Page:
A remarkable figure in the history of the wars with the Hauhaus was Major Ropata, warrior chief of the Ngati-Porou, East Cape. A fearless and
determined, even ruthless, soldier, he took the side of the Government at the outbreak of the Hauhau wars and the story of his stubborn chase after
the rebel leader, Te Kooti, reads like wild romance.

In his boyhood he was taken prisoner by a Poverty Bay tribe and kept as a captive for some years, a number of his people being killed and eaten in
the raid in which he was captured. In his later life Ropata took a grim and stern revenge on his oldtime enemies.

In 1864 he began to distinguish himself on the side of the Queen against the Hauhaus. In a fight at Tikitiki he killed a chief with his stome mere, in single
combat out in front of his people's lines. For his attack against heavy odds at Ngatapa in 1868 he was awarded the New Zealand Cross. After the
capture of Ngatapa, Ropata was left by Colonel Whitmore to deal with the Hauhau prisoners. He gave them short shrift.

In 1870-71 he grimly pursued Te Kooti through the wild forests of the Urewera, in spite of starvation, cold and snow. Innumerable stories are told of
Ropata's prowess in battle, of his fearless leadership and of his unrelenting treatment of captured enemies. When a pa was to be stormed or a
dangerous position to be won, there was Ropata in the forefront of the charge. His column was the last to remain in the field against Te Kooti.

In after years of peace he was the recipient of a Highland claymore from Queen Victoria. He became a respected member of the Legislative Council and was more than eighty when he died in 1897.

By the end of Te Kooti's War Ropata was recognized as one of the leading men of the Ngati Porou. He used his influence to strengthen the tribe's position both with the Government and with their traditional enemies. The tribe lost very little land by confiscation partly because Ropata helped to persuade many of them to let out their land on long-term leases.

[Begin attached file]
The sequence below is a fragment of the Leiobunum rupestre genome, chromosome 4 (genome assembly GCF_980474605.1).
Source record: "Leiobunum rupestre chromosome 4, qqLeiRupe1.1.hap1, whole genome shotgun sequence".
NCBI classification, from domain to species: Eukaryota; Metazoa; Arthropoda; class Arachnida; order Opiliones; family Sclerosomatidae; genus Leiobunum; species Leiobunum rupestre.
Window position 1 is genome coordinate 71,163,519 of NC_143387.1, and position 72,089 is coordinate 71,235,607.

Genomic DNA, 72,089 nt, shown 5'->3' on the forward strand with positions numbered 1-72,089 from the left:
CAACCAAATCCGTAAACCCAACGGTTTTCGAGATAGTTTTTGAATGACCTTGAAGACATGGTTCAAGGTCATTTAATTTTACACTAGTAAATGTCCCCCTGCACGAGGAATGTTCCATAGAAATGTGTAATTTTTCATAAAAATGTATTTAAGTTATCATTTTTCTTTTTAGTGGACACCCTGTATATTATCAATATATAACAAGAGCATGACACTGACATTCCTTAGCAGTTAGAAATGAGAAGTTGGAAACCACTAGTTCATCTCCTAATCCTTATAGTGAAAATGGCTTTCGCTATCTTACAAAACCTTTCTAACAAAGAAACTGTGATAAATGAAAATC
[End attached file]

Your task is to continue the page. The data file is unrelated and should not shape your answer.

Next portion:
In 1875 he stood unsuccessfully for Parliament in the Eastern Maori electorate. In 1878 he was awarded The Sword of Honour from Queen Victoria and appointed commander for the regional militia together with a pension from the Government, originally 200 pounds a year, although later it was halved. He was also a sheep farmer, sometimes successful and sometimes not.

By a curious twist of fate he eventually got the chance to arrest Te Kooti. Te Kooti had been pardoned in 1883 and since then had built up a quite large religious following. This was tolerated until 1889 when he decided to return to Poverty Bay, the scene of his earlier exploits. Ropata and Porter, still working together, were appointed by the Prime Minister to make sure Te Kooti did not enter the East Cape or Urewera region. The Ngati Porou were mobilized once again. They arrived on the scene just as Te Kooti was arrested by a police inspector, in time to prevent Te Kooti's followers from making a violent issue of it. Unfortunately Ropata missed the actual arrest because of ill health.

On 10 May 1887 he was appointed a member of the Legislative Council. He remained a member until he died.[5]

Ropata died in Gisborne on 1 July 1897. His last words were, apparently, "Where's Porter?"

He accomplished a great deal in his life; rising from slavery to be a leader of his people and an important man on the national scene. It is said that there was only one goal he didn't accomplish—he never learned to speak English.

Born 1820 Te Puia Springs or Akuaku, Waiapu, New Zealand
Died 1 July 1897 Gisborne, New Zealand

Major, New Zealand Militia